Japanese beef, called wagyu, has steadily gained a tremendous reputation amongst beef lovers around the world, but what exactly is it about this meat that makes it so loved and so different from other beef found elsewhere?
Despite suggestions that wagyu tastes the way it does because of practices like massaging the cows and feeding them milk, the reality is that it mostly comes down to the genetics of Japanese cows. Japanese cows carry genes that result in a higher fat content, which is typically noticeable in the marbling of the meat. While Japanese farmers contribute to this with things like diet and quality of life, the basis is still in the genetic makeup of the cows themselves.
The reason this fat content contributes to the flavour and texture of the meat is mostly down to how the marbling allows the meat to cook. Wagyu beef is quite fragile because of its structure but that also means that it cooks well quickly and has a particularly soft texture which is often described as melting in your mouth.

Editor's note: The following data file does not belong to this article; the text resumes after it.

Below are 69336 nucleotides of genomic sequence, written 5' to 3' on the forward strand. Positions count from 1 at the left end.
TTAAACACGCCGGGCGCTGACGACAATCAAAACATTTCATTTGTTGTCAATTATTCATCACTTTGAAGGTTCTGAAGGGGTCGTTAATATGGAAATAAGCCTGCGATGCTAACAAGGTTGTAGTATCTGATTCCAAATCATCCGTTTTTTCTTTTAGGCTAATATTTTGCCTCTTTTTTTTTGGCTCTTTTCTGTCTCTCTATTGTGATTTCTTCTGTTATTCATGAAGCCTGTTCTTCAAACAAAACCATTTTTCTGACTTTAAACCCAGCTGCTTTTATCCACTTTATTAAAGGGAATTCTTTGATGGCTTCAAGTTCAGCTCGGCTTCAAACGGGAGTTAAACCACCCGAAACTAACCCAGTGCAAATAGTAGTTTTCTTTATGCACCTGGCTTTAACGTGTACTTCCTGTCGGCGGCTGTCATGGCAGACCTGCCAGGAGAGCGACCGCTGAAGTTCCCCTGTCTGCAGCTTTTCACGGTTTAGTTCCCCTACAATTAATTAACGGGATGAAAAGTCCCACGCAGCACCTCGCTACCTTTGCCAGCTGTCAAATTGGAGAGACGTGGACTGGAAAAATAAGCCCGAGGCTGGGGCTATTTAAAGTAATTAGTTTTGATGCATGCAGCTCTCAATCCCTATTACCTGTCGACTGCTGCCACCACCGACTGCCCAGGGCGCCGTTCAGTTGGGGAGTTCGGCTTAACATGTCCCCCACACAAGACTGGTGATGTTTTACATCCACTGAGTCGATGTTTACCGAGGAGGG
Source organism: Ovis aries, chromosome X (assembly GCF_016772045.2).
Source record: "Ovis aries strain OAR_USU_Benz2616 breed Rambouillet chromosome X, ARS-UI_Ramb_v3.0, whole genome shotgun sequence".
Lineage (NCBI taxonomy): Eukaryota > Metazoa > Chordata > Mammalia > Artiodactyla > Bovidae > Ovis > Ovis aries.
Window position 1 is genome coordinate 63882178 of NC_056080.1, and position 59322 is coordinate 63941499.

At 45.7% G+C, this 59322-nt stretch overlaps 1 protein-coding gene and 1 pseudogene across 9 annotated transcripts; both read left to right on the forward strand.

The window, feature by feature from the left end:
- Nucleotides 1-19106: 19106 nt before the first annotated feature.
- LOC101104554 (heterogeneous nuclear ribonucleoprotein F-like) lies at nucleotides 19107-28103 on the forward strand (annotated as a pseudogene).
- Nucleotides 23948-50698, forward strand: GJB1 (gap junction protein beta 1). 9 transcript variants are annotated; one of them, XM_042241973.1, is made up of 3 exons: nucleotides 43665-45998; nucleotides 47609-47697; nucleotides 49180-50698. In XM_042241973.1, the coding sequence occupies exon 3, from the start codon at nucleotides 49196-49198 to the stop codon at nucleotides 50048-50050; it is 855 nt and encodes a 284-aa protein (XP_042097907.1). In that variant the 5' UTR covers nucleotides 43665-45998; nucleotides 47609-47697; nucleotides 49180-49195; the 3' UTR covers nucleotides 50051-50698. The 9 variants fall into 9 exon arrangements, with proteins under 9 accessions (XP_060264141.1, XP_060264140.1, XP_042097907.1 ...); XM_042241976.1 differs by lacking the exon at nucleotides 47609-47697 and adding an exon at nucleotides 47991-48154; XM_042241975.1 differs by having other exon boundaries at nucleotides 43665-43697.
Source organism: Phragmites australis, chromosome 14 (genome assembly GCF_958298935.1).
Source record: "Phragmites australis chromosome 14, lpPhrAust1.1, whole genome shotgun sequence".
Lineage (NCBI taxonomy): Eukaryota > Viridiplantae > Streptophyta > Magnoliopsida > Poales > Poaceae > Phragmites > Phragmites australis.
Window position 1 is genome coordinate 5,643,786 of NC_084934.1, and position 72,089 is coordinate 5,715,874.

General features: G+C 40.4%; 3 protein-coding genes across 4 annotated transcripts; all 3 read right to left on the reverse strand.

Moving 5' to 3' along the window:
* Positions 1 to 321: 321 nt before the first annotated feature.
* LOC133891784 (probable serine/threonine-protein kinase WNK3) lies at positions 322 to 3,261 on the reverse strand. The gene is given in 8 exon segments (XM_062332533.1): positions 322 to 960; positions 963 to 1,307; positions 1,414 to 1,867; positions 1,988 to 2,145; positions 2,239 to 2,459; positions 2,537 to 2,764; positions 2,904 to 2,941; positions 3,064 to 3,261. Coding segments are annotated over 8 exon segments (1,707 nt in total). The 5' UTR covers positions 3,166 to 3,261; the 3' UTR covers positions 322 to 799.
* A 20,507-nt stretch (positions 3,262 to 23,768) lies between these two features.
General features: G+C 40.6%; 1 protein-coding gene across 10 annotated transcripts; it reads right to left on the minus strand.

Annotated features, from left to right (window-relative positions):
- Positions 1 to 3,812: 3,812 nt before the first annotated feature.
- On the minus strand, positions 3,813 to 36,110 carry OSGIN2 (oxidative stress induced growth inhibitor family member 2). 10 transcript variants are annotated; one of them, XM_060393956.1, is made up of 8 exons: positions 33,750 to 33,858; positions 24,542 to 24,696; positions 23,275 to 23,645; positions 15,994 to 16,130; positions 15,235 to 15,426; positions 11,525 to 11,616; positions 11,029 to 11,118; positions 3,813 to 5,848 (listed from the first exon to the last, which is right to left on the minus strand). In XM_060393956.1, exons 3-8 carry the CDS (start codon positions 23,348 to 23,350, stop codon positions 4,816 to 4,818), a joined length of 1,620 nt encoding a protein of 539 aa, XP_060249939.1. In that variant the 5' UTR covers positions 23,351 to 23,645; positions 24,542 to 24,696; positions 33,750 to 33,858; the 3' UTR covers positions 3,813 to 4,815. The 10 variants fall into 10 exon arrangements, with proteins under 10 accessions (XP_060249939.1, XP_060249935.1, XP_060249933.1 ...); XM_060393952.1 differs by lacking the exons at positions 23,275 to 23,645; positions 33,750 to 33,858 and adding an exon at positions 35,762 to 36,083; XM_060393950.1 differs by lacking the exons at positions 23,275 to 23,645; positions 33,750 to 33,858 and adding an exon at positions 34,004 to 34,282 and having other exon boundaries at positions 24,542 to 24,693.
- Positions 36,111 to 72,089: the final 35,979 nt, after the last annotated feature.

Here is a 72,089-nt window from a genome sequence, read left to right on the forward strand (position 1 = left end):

Wagyu beef in Japan is typically identified and branded by the region in which it is produced. This is most famously the case with Kobe beef, but Mishima, Omi, Matusaka and Yonezawa beef are all other famous sources of wagyu. In fact, wagyu is simply the term that is used for all beef in Japan that comes from the Japanese Brown, Japanese Black, Japanese Shorthorn and Japanese Polled cattle.
There is no doubt that pure wagyu beef stands up to the reputation that its quality has created, but that isn’t necessarily true of all beef that is labelled wagyu. To label beef as wagyu, only one of the cow’s parents needs to be a certified Japanese breed, meaning that a lot of the wagyu beef on the market isn’t necessarily purebred. Since genes play a pretty significant role in the taste and quality of wagyu, this can have quite a big impact.
If you’d like to try wagyu beef for yourself, then your best bet of finding true wagyu beef is by buying beef that is identified by its region in Japan, like Kobe. But, be warned! The high quality of wagyu beef comes with an equally high price tag, sometimes reaching as much as £500 per kilo. If you can stomach the price, I can’t recommend trying wagyu beef more – there really isn’t anything that quite compares.